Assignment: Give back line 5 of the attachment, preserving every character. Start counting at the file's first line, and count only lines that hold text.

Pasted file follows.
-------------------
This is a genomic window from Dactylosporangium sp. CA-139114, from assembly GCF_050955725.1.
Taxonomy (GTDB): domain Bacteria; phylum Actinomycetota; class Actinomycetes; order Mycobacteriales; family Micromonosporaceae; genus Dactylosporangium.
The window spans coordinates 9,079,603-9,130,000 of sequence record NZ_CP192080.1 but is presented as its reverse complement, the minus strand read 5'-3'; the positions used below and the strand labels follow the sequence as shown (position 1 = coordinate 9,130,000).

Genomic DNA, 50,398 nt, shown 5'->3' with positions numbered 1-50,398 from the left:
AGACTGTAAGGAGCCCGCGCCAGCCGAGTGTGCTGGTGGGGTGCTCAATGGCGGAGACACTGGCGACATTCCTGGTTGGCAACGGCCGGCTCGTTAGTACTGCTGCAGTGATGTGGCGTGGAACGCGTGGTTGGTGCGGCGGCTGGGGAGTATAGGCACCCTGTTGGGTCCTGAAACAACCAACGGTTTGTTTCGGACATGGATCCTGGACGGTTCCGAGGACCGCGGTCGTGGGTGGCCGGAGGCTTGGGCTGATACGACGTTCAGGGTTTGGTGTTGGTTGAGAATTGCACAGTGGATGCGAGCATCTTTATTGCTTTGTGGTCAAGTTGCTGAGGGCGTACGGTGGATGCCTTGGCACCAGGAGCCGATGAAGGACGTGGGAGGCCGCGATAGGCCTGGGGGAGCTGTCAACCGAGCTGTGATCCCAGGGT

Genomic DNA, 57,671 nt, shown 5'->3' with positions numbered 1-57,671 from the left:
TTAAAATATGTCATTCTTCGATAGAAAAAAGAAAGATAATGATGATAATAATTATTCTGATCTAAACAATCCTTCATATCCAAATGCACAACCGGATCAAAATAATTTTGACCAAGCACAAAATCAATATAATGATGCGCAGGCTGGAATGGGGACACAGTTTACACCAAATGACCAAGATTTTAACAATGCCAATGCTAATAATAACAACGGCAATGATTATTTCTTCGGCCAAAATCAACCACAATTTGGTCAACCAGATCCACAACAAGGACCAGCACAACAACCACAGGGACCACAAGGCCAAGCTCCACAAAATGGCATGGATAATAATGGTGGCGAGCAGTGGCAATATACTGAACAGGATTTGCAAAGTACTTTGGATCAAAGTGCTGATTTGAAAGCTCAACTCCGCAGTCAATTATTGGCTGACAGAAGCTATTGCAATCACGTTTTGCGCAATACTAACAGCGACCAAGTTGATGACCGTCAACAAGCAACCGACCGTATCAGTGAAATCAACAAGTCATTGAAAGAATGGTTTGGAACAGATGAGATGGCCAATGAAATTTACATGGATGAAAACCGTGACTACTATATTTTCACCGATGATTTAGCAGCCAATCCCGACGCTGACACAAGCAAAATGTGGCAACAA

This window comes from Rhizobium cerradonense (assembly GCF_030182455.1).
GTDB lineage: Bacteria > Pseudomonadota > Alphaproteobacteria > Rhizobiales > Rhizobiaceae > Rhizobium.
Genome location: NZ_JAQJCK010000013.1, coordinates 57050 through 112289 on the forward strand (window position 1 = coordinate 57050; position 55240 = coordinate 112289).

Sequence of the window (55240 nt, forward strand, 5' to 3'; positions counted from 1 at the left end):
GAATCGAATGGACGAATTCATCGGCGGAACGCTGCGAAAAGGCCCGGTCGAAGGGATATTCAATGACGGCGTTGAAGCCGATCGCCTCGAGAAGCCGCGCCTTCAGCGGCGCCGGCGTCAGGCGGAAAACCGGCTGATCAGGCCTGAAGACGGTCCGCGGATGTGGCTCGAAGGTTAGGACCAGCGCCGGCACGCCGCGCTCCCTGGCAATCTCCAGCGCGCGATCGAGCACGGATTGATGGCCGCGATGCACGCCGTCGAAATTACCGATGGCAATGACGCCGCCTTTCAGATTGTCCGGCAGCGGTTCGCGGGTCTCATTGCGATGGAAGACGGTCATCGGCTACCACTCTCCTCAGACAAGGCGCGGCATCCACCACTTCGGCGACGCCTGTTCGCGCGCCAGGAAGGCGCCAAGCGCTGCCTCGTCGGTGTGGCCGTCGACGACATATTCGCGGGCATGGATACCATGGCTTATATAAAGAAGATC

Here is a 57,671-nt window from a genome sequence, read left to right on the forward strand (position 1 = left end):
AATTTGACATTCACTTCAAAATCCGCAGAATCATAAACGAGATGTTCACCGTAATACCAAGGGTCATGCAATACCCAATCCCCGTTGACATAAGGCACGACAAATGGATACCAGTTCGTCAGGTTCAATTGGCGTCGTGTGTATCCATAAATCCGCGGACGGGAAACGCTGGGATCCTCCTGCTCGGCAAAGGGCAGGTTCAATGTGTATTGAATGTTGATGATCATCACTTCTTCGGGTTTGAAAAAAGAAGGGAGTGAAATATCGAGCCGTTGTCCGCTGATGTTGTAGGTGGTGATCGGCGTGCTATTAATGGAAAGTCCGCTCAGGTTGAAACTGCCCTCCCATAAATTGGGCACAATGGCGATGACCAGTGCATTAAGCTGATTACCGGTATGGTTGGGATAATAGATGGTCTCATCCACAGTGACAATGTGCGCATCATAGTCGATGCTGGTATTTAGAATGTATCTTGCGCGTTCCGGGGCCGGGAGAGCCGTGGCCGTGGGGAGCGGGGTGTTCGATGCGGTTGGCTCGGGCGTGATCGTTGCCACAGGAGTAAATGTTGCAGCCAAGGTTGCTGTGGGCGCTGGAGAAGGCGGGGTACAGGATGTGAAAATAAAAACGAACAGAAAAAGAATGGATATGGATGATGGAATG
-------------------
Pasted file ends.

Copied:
AGACTGTAAGGAGCCCGCGCCAGCCGAGTGTGCTGGTGGGGTGCTCAATGGCGGAGACACTGGCGACATTCCTGGTTGGCAACGGCCGGCTCGTTAGTACTGCTGCAGTGATGTGGCGTGGAACGCGTGGTTGGTGCGGCGGCTGGGGAGTATAGGCACCCTGTTGGGTCCTGAAACAACCAACGGTTTGTTTCGGACATGGATCCTGGACGGTTCCGAGGACCGCGGTCGTGGGTGGCCGGAGGCTTGGGCTGATACGACGTTCAGGGTTTGGTGTTGGTTGAGAATTGCACAGTGGATGCGAGCATCTTTATTGCTTTGTGGTCAAGTTGCTGAGGGCGTACGGTGGATGCCTTGGCACCAGGAGCCGATGAAGGACGTGGGAGGCCGCGATAGGCCTGGGGGAGCTGTCAACCGAGCTGTGATCCCAGGGT